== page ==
Welcome to the Alamo. No one gets out alive. You are here to die. But we’re so tickled to see you. It means you got here quick as you could.
It means you’re at home, now, that the national brush fire war of liberation is here – now. Welcome home.
Somewhere on the road – Forget the room of the wolf mother wallpaper, skinny legs and all. This is the hour of the reckoning, the day when the sands ran out, where tight-lipped, cold-eyed men make their last calculations, make the declarations they know they must stick with – forever.
A flinty soul with side whiskers, seated at the round table of the coffee fumes and the cigarette smoke, a face from the ancient gallery, looks up from under the brim of his hat and declares himself “DIP,” which, he explains in the soldierly bureaucratese of vital statistical reality – the blood and thunder of the profession of arms – means “die in place.”
He confronts a brother from the gutter at his end of the road, someone just as unable to catch his breath, just as unlikely to survive the tortures of flight, the likelihood of detection in any conceivable bolt hole.
He explains: “I’m too old to run through the jungle with a 60-pound pack and a rifle. Can’t do it any more. You leave me with a few rounds and a weapon – and it’s understood, I’m there to die in place.”
If it slows the enemy down by so much as a half-hour, this business of robbing him of his last breath, stealing his shadow, forcing a final few heartbeats, that’s a half-hour his comrades have to get their legs under them and head out for parts unknown. It’s an exit strategy.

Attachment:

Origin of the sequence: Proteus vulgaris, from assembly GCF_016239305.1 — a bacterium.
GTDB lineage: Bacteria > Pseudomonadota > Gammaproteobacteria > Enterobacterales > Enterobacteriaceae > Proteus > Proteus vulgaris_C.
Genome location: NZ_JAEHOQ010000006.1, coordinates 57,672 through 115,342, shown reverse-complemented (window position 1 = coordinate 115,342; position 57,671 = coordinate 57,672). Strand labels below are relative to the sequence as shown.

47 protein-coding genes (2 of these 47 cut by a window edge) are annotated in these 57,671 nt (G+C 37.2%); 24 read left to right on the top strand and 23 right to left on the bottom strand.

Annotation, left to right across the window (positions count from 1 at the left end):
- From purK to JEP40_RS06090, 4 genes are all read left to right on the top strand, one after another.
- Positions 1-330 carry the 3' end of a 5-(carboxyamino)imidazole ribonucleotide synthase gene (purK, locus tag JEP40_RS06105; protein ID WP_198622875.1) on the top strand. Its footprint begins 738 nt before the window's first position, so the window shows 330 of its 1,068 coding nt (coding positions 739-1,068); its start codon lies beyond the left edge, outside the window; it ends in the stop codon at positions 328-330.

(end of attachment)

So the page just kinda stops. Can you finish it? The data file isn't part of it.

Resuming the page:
The discussion goes round and round, and returns to the central talking point – repeatedly. What will they do if they come to the door, a dozen ninja-suited warriors from the other side, come for you. What will you do? Do you have a plan?
Thus confronted, the conversation goes round and round, to lofty spires and glorious pinnacles, hard points memorializing the constitutional principles of a nation in despair, a graveyard of dreams, a resting place for the remains of the day, the screams in the night, the rap on the door. There is talk of water, medical supplies, purification, radio communications, caches of ammo, ways to freeze dry, can, preserve, and store food – and then the question returns, like a recurring nightmare, a repeat notice for an unpaid bill.
The chairman of the impromptu little circle of men and women bent on survival calls the question, like a call to prayer – once again…
What will you do if they come to your door? Can you defend yourself? Can you? Your response comes in the rush of realization. If it’s come to this, if you spend time pondering a question like that, you’re already there. The moment has arrived. It’s no longer a speculation of a grim possibility for the future. The time is now.
You have crossed the Rubicon.
The face of the side whiskers reconsiders, says, “You know, the Viet Cong had the right idea. Forget about wearing camis and running around in armor with a heavy pack. Wear what the people are wearing, live among them, just be yourself. It works.”
The Constitution Free Zone of the United States
Nearly two-thirds – 197.4 million – of the population lives within 100 miles of the U.S. land and coastal borders, according to the 2007 figures of the Census Bureau. This is the constitution free zone of the U.S., according to executive fiat.
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